After looking around the 2nd floor we went up to the very top. It is completely enclosed there so I felt completely comfortable at top. (The lift ride up though I could not look down! Again, you can really feel the height inside there!)

Right when we got to the top I wanted to immediately take pictures of us all there, of course, so I sat Natalie down to take a picture and she gives me this...

hahaha You could easily title these pictures, "YOU WILL sit here and YOU WILL SMILE!" but I didn't even force her or anything!
She quickly turned around after that though. What 2 year old hormones...??

I love the grassy area at the bottom of the Eiffel Tower. Sitting down and looking up at the beautiful tower really is one of those things in life you just have to do. I never thought I would ever be sitting down staring at the Eiffel Tower while eating my lunch.

Again, it is seriously too bad that there is so much distraction down there. On top of the gypsies and beggars you also have black sellers trying to sell cheap trinkets and stuff. They are pretty annoying too. And you wouldn't notice them at night either if it wasn't for their flashy glow in the dark trinkets in hand.
One time we were walking right behind three police men when the police suddenly clapped their hands really loudly and yelled, "EH!" and the black sellers grabbed their stuff from the streets and scattered so fast in all different directions like bugs! It was so interesting to watch! haha Like I said, people watching in Europe is so fascinating.

All of these distractions are all aggressive people and get in your face to sell or beg. Even a gypsy mom holding her baby with probably a 3 year old son in tow came toward us begging for money. "Oh great," I thought. In Italy, from what I read, these women will suddenly hand you their baby and out of reaction people will automatically hold the baby so it isn't dropped but what the gypsies really do is try to pickpocket you while your hands are full. Such disgusting people.
This woman, baby, and kid even cornered two British young ladies from the front and behind and the girls just yelled loudly over and over again, "NO, NO, NO, NO!" Making a scene is super helpful!
And another couple laying on a blanket right next to us had a gypsy come right in front of them blocking their view from the Eiffel Tower begging. The couple never said anything, which is smart, just ignore them and avoid eye contact but the gypsy wouldn't leave for like a good 5 minutes! I mean really! Now THAT is ANNOYING!
Ok, I'm done.

From there we went to Arc de Triomphe which is located in the centre of Place de l'√Čtoile. The only way to get to it is to walk underground and get up by it.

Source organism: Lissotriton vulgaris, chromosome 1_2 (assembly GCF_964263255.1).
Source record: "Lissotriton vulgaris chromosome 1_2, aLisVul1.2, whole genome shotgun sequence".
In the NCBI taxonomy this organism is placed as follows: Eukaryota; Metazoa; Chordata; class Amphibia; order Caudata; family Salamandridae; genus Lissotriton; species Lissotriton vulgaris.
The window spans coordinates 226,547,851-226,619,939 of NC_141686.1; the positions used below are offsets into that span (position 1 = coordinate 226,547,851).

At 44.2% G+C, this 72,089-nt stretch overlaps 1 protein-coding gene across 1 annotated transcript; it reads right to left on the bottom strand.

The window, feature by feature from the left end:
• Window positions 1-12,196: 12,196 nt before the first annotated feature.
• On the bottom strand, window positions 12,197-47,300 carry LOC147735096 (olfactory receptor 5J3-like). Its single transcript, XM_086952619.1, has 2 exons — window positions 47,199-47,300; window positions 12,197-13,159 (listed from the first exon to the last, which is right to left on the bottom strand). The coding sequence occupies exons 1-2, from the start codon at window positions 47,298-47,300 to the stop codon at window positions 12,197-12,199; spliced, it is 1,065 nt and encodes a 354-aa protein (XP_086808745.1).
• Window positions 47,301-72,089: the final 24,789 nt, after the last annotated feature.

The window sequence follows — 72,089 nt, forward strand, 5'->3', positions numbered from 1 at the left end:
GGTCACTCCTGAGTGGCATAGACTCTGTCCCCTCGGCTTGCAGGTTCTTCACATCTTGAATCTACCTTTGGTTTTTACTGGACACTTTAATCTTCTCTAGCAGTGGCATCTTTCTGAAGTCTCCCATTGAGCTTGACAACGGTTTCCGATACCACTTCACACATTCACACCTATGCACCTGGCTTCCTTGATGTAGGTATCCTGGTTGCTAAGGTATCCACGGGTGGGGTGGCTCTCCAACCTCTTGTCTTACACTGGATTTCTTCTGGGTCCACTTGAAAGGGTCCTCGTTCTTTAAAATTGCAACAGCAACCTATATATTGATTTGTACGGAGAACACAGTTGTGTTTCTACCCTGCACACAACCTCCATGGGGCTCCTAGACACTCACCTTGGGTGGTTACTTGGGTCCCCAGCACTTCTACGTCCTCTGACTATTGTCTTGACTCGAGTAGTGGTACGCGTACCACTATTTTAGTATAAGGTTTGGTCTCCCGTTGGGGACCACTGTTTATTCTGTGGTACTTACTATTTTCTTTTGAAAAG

The Arc de Triomph is in the centre with a road that wraps around it and there are 12 streets that go off it. So when you enter the circle there are no lanes. You just get in and get out of the circle and into one of the 12 streets. Not exactly safe to run across.
I did see a group of old women try and "run" (they were too old to run) while I was taking pictures and I looked back and said, "You guys are stupid!" They obviously didn't hear me because they were too busy dodging cars and trying to save their lives! haha Oh my word.
We did get to drive in it on our last day in Paris heading back to our hotel, which was fun and cool, when I saw a man, a big Tongan guy, booking it across the street. I mean booking it, as if his life depended on it. Which it just may have. Once he got to the centre he shot out his arms straight up in victory with a huge smile while the people on the other side were all laughing and cheering for him. hahaha

Marisa walked around the centre with Grandpa and counted all 12 streets. She was so excited to tell me how many streets there were!

This is the view from the top of Arc de Triomphe where we had to climb 330 steps to get to it.

At the top you can look down Champs-Elysees which we walked down afterwards. It is famous for all the high end shopping like Louis Vuitton. I just shopped at Zara and Marisa shopped at the Disney Store for some new pink princess underwear. :)

The girls needed a break after a long morning so we found yet another playground at the jardins des tuileries where we bought more Nutella and banana crepes. Sounds so delicious right now...

During our walk back to our apartment, to call it a night, we saw a small pond where children can rent boats to push around with a long pole...

we saw Arc de Triomphe du Carrousel...

and the Louvre, again. Not a bad walk, huh?


Elaine said...

Great entry. I bet it took almost as long to put it together as it did to live the day. :)

Brett and Ashleigh Campbell said...

When Brett and I were in Florence, we had this hilarious tour guide and he began talking about the pickpocketers. He said, "I don't even call them gypsies, I call them Vultures."

I hope you enjoy that! :)